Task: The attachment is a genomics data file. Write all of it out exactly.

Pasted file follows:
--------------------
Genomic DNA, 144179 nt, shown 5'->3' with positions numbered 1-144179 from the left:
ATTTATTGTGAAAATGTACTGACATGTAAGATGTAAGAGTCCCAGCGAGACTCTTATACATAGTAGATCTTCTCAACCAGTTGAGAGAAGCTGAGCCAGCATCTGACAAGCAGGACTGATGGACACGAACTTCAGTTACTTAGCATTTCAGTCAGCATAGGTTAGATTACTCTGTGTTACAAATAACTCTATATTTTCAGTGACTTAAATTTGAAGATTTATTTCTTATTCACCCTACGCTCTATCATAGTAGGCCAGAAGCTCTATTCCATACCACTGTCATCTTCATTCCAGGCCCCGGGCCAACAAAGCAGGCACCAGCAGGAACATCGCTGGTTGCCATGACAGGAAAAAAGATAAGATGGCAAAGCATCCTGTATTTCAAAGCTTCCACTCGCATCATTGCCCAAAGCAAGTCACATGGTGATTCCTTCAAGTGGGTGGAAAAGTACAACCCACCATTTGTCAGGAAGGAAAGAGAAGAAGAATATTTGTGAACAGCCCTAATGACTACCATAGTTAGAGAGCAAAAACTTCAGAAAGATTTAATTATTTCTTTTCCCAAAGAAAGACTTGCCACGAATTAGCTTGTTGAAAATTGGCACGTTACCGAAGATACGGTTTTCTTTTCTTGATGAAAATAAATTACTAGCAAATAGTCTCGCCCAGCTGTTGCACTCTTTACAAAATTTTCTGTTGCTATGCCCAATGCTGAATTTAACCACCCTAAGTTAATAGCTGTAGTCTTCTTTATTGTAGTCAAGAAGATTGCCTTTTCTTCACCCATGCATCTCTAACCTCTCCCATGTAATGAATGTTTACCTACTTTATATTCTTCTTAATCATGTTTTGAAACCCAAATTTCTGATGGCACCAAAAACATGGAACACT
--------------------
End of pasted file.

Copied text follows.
Genomic DNA, 144179 nt, shown 5'->3' with positions numbered 1-144179 from the left:
ATTTATTGTGAAAATGTACTGACATGTAAGATGTAAGAGTCCCAGCGAGACTCTTATACATAGTAGATCTTCTCAACCAGTTGAGAGAAGCTGAGCCAGCATCTGACAAGCAGGACTGATGGACACGAACTTCAGTTACTTAGCATTTCAGTCAGCATAGGTTAGATTACTCTGTGTTACAAATAACTCTATATTTTCAGTGACTTAAATTTGAAGATTTATTTCTTATTCACCCTACGCTCTATCATAGTAGGCCAGAAGCTCTATTCCATACCACTGTCATCTTCATTCCAGGCCCCGGGCCAACAAAGCAGGCACCAGCAGGAACATCGCTGGTTGCCATGACAGGAAAAAAGATAAGATGGCAAAGCATCCTGTATTTCAAAGCTTCCACTCGCATCATTGCCCAAAGCAAGTCACATGGTGATTCCTTCAAGTGGGTGGAAAAGTACAACCCACCATTTGTCAGGAAGGAAAGAGAAGAAGAATATTTGTGAACAGCCCTAATGACTACCATAGTTAGAGAGCAAAAACTTCAGAAAGATTTAATTATTTCTTTTCCCAAAGAAAGACTTGCCACGAATTAGCTTGTTGAAAATTGGCACGTTACCGAAGATACGGTTTTCTTTTCTTGATGAAAATAAATTACTAGCAAATAGTCTCGCCCAGCTGTTGCACTCTTTACAAAATTTTCTGTTGCTATGCCCAATGCTGAATTTAACCACCCTAAGTTAATAGCTGTAGTCTTCTTTATTGTAGTCAAGAAGATTGCCTTTTCTTCACCCATGCATCTCTAACCTCTCCCATGTAATGAATGTTTACCTACTTTATATTCTTCTTAATCATGTTTTGAAACCCAAATTTCTGATGGCACCAAAAACATGGAACACT